2 Dimensional Arts

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I/ Book Making

A. Make a zine

How to make a zine booklet (with lots of binding options)

B. Small Books

My video on how to make a small book

Another method: A nice accordion book project, albeit a little elaborate.

C. Scrapbook

You can make an attractive scrapbook by purchasing “pressboard side-bound report covers” from an office supply store. These cost about $250 ea. (in 2016). They are reasonably attractive, accept any sheet with a standard 3-hole punch, and can hold more than 300 sheets of regular-weight paper. This large capacity means you could put in some interesting thicker materials, e.g., cardboard, wood veneer, fabric, etc. To see an example, click here.

For less than half the price, you can get Twin Pocket Portfolios with Fasteners (I’ve seen them as cheap as 68 cents each). Supposedly these will hold up to 100 sheets of paper, but the most I’ve gotten in is about 25 sheets — still more than enough for the typical scrapbook project. They’re kind of chintzy-looking, but the price is right. To see an example, click here.

Ideas for scrapbooks:
  • A portfolio of work related to a topic
  • An illustrated story (teachers can provide pages of text, children can intersperse these with illustrations)

II/ Maps and Charts

A. Push-pin Mapping

For middle schoolers taking Neighboring Religions, obtain a large street map of the region where you’ll be doing class visits. Mount on a bulletin board. Use push pins to mark locations you visit. Then tie a string from the push pin to the side of the map, where you can post materials from the visit (order of service, pamphlet, etc.).

Push-pin mapping can be used for other classes, too. E.g., for the classes From Many Lands, and From Long Ago, you can obtain a large world map and each time you read a story place a push pin in the region that story originated.

B. Other mapping Projects

  • Mapping Bible stories
  • Mapping early Islam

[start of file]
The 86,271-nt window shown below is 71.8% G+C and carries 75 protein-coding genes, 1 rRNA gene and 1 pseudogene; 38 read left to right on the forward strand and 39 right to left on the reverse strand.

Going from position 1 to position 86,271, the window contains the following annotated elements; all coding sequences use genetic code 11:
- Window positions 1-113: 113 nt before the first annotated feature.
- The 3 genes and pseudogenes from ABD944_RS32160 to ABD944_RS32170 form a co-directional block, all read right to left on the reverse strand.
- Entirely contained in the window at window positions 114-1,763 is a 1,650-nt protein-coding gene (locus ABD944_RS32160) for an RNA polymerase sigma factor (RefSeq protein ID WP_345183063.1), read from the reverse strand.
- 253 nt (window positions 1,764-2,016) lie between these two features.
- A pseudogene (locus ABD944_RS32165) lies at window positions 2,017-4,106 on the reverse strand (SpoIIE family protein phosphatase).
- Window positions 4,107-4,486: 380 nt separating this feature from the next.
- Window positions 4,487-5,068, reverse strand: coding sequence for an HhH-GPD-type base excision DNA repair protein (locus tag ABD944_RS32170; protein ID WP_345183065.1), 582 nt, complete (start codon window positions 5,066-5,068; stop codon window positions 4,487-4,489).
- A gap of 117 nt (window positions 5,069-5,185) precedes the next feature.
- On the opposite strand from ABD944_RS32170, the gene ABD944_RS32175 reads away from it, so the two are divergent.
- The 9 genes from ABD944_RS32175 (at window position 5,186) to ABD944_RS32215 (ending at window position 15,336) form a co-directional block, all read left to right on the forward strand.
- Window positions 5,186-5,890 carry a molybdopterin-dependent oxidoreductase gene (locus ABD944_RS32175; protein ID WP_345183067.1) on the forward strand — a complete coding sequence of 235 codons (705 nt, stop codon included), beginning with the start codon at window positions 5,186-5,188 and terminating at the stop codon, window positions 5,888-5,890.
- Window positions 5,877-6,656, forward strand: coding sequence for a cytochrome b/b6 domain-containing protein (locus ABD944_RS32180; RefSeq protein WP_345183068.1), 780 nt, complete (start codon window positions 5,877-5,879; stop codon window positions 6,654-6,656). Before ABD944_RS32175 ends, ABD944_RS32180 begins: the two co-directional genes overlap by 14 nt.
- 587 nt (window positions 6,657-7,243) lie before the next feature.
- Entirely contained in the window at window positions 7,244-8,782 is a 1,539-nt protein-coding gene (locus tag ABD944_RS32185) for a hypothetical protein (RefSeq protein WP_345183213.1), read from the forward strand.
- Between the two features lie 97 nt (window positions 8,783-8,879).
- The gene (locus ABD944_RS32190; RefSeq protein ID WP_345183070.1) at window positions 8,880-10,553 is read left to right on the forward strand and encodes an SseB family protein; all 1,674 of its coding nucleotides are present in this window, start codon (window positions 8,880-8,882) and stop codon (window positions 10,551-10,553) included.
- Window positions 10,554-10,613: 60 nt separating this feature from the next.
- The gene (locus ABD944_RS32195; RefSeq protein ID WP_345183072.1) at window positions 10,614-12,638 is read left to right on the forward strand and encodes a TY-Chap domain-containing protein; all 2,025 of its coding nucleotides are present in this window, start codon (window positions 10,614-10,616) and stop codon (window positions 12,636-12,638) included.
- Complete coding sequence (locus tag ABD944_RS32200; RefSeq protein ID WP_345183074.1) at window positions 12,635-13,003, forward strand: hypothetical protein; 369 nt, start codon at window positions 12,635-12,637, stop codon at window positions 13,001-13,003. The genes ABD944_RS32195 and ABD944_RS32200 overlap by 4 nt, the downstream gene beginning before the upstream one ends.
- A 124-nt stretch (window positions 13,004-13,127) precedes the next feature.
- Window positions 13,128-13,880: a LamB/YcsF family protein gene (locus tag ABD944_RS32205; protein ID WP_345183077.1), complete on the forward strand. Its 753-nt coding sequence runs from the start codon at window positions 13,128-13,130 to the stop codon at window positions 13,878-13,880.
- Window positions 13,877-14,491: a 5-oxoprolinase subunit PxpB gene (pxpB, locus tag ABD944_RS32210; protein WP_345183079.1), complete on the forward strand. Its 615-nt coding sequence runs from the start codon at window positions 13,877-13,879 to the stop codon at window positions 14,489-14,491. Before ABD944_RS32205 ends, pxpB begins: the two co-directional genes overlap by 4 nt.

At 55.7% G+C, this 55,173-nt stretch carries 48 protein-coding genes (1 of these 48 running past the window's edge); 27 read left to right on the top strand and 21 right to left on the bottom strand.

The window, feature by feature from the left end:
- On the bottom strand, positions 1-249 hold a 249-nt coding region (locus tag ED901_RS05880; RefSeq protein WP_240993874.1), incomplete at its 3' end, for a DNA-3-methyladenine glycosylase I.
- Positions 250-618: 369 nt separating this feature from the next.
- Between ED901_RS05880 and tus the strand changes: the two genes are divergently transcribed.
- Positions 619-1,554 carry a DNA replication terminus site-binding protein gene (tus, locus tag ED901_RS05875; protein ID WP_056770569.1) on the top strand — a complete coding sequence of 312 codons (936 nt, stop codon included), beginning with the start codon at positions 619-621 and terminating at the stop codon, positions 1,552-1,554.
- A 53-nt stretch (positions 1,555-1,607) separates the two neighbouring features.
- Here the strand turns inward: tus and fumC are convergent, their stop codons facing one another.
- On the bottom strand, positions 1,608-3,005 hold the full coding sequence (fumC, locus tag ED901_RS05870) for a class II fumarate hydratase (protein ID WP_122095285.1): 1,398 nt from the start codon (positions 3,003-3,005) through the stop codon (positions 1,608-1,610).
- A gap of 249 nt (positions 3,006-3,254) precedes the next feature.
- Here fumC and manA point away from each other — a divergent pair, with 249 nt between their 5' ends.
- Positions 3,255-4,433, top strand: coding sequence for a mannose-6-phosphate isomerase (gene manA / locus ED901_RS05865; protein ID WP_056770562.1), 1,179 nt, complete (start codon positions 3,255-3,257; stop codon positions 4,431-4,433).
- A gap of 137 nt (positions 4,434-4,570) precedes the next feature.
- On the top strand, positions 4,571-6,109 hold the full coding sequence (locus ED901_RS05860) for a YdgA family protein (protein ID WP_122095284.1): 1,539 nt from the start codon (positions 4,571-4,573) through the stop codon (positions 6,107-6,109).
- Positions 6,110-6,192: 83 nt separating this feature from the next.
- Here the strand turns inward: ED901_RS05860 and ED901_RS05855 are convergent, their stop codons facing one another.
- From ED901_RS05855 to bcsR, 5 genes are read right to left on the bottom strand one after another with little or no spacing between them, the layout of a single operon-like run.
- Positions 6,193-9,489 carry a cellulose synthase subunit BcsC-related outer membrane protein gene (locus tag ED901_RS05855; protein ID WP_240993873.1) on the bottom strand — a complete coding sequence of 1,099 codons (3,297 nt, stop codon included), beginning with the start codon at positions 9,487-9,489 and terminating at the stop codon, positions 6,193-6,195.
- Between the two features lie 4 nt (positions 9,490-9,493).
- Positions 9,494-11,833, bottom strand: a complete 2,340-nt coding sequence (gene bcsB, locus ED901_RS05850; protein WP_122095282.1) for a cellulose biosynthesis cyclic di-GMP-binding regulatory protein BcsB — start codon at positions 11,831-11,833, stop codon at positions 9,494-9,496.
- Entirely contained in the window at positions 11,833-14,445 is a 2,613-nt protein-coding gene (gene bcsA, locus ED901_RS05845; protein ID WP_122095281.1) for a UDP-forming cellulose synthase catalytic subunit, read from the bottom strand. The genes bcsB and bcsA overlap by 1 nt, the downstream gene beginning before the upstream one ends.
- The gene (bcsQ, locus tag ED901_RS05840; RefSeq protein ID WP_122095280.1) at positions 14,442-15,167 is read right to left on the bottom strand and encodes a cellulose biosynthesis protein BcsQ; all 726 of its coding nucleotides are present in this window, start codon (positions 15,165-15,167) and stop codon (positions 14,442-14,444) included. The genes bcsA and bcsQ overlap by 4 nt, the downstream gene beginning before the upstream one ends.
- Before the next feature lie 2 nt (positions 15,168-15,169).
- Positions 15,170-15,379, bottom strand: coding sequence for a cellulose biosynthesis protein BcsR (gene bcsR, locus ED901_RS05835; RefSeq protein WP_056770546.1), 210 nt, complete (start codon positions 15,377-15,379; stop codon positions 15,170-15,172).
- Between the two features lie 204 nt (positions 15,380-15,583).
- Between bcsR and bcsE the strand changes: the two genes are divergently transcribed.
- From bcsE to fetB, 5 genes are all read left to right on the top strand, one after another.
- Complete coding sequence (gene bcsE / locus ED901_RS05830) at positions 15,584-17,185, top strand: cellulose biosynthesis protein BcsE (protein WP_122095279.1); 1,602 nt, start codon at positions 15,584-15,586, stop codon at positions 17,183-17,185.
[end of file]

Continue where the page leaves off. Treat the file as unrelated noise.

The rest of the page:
C. Timelines

Make a big timeline relating to the class’s curriculum. Use a roll of paper 24 to 36 inches wide, and as long as one wall of the classroom.


III/ Paper Arts

A. Paper making

Paper making instructions from PBS

B. Origami

How to make peace cranes from the Peace Crane Project

C. Collages

Materials:

Scissors
Glue sticks
Something to glue the collage on (heavy paper, cardstock, wood, etc.)
Collage materials

Ideas for collage materials

Collages are most often made using a supply of printed images (old magazines, old calendars, old greeting cards, etc.). If you want to use specific images, you can find the images you want online and print them out. (Remember that the ink from inkjet printers may be water soluble. Glue sticks should not affect inkjet prints, but white glue such as Elmer’s Glue may cause blurring and fading.)

Other materials can also be included in the collage, e.g., paper towels and postage stamps, leaves, discarded trash, etc.

Brightly colored paper can be cut into shapes and used as collage material.

Tissue paper can be incorporated in collages. Some tissue paper is colored with ink that is water soluble, and a small amount of water can be brushed on the collaged tissue paper to cause different colors of ink to run together.

D. Note Cards

My video on how to make note cards, part 1
My video on how to make note cards, part 2

IV/ Photographs

A. “Sun printing” or cyanotypes

For supplies and projects, try the Cyanotype Store online


V/ Print Making

A. Potato prints

How to make potato prints from the Metropolitan Museum of Art

B. Stamp Art

Use rubber stamps to create collage-type art works.

Teens and older kids can create their own stamps from erasers. N.B.: this is a difficult project.